|698||Capture of Carthage||★ ★ ★ ★ ★|
|Outcome:||The Arabs captured Carthage and destroyed it||697-698|
|War & Enemy:||
Muslim Conquest of North Africa
|The Battlefield|| Location:
| Modern Country:
|The Byzantines(emperor: Leontios)||The Enemies|
|Commander:||John the Patrician||Hasan ibn al-Nu'man al-Ghassani|
|Background story:||After the conquest of Egypt, the Arabs first attempted to expand to the rest of North Africa in 647, and gained control of most parts of what used to be the Byzantine Exarchate of Africa. They came back in 665 and until 689 they conquered all North Africa. During this period, Carthage remained a Byzantine city and capitulated only in 695, when the Byzantine governor Gennadios defected to the Muslims and became their vassal .
The fall of Carthage was a major loss. Emperor Leontius sent a navy force under the command of John the Patrician. The fleet entered the harbor and captured it, as well as the city, in a stunning surprise attack. The Arab garrison fled. As Gibbon writes, "the Christians landed; the citizens hailed the ensign of the cross, and the winter was idly wasted in the dream of victory or deliverance."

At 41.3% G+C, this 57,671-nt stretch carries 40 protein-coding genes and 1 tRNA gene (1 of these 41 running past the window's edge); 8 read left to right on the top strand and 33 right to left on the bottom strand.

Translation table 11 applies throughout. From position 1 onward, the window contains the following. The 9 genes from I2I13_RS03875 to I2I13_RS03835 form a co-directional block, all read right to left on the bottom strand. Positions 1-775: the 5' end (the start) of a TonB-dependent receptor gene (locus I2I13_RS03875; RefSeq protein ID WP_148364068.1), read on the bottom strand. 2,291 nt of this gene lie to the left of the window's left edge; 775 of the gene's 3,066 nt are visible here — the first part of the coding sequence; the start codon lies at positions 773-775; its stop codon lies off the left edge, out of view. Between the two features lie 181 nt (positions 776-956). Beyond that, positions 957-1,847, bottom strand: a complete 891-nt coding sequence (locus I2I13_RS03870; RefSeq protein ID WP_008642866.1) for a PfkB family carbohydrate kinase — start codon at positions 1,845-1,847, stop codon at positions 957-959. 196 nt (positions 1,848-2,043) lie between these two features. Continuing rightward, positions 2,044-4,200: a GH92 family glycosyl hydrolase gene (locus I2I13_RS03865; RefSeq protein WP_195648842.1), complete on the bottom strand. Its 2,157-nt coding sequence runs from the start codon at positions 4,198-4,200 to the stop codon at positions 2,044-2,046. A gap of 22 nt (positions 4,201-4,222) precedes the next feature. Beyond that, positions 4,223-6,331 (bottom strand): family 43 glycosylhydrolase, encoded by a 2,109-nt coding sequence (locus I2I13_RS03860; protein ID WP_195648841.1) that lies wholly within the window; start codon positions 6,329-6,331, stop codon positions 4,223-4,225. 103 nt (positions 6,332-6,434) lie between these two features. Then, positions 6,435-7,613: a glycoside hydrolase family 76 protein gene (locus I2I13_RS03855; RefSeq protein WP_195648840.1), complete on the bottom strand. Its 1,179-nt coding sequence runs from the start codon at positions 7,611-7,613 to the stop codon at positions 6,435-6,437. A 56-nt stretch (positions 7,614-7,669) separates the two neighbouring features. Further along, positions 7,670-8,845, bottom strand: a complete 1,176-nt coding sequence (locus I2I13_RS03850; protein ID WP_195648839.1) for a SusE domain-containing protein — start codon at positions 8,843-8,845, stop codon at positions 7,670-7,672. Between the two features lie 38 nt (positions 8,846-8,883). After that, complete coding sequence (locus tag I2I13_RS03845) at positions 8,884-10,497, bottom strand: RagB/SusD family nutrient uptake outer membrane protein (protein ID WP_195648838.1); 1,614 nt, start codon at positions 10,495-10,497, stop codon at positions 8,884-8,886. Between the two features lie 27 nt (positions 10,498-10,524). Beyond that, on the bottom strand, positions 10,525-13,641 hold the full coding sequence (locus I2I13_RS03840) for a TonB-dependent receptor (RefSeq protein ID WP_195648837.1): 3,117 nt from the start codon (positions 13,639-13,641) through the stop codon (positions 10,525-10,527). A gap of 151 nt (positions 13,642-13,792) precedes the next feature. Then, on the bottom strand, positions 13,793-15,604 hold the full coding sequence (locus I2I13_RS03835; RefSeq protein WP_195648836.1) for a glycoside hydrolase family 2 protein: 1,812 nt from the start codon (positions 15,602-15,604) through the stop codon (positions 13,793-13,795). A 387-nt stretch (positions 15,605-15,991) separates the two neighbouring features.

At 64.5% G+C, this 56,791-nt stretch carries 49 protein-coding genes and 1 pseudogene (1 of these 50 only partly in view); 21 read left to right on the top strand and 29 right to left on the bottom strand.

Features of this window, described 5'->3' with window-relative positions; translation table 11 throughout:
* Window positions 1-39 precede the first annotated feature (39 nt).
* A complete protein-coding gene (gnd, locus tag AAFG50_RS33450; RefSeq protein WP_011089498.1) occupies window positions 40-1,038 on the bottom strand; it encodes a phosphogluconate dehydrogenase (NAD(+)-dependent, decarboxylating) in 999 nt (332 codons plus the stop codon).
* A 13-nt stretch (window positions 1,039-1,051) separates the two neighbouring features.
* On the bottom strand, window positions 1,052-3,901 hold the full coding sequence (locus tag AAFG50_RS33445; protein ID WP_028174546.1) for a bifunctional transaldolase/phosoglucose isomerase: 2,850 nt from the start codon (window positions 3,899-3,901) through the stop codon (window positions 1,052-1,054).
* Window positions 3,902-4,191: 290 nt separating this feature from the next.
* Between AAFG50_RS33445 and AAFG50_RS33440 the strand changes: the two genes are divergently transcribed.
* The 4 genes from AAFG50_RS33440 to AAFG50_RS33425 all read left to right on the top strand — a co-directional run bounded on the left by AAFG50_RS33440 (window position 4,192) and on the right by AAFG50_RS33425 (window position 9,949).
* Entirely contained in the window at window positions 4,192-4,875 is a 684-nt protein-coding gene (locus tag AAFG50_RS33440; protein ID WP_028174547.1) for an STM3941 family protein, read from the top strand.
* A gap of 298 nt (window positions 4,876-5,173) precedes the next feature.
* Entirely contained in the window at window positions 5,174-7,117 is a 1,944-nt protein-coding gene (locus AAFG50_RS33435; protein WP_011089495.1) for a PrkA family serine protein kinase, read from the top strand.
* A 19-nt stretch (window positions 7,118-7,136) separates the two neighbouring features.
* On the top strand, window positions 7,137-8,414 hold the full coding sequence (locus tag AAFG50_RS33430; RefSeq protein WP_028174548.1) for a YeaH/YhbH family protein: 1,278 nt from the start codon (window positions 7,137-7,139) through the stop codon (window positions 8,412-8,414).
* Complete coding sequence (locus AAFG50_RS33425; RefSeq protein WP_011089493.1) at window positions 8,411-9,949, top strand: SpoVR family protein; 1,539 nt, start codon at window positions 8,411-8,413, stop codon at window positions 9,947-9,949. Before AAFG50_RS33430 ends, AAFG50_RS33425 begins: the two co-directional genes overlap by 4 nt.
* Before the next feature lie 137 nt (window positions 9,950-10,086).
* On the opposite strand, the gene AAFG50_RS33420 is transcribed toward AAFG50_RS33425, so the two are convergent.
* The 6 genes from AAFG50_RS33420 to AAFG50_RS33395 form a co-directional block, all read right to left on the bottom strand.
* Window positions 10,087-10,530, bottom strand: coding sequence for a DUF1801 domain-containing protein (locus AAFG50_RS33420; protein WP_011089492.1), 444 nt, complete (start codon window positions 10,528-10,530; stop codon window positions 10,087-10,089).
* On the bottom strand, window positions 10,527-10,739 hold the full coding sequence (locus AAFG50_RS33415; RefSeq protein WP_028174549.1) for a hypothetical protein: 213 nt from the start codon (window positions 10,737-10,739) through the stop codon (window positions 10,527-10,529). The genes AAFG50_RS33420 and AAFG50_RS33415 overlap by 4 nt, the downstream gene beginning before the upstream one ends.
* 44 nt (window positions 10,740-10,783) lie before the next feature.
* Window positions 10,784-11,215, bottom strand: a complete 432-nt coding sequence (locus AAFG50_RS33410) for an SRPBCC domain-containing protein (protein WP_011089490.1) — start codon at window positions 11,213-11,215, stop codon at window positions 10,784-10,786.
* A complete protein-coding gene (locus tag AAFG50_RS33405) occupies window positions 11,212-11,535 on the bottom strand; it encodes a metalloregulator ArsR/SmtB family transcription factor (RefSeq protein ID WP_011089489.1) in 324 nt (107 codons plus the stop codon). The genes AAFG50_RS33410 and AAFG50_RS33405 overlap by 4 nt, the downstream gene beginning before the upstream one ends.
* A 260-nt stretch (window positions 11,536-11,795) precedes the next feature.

The emir Hasan ibn al-Numan gathered his forces (around 40,000) and marched against Carthage in the spring. The Byzantines sent out a call for help to their traditional allies, the Berber Amazigh, and even to their enemies the Visigoths and the Franks, with limited success. Despite having retaken the city, the Byzantines were in disarray due to bitter internal conflicts and power games.
When Hasan approached, offered no terms except to surrender or die. The emperor Leontius, infamous for his harsh reaction to failure, had also given his forces instructions of victory or death.
John, decided to wait behind the walls of Carthage and let the Arabs exhaust themselves. The defenders were faced with Hasan's overwhelming force deployed in ferocious attacks as his men continuously tried to scale the walls with ladders.
The determination of the defenders resulted in the second and final great destruction of Carthage. Finally, it became obvious they could not hold much longer, and the Byzantine fleet sailed and retreated to the islands of Corsica, Sicily and Crete.
|Noteworthy:||John the Patrician was later murdered after a conspiracy of his co-commander, Tiberius Apsimarus, who was proclaimed emperor by the troops|
|Aftermath:||After this battle, the Arab domination of North Africa was unchallenged. The Byzantines never came back. Carthage was destroyed and its glorious history was over.|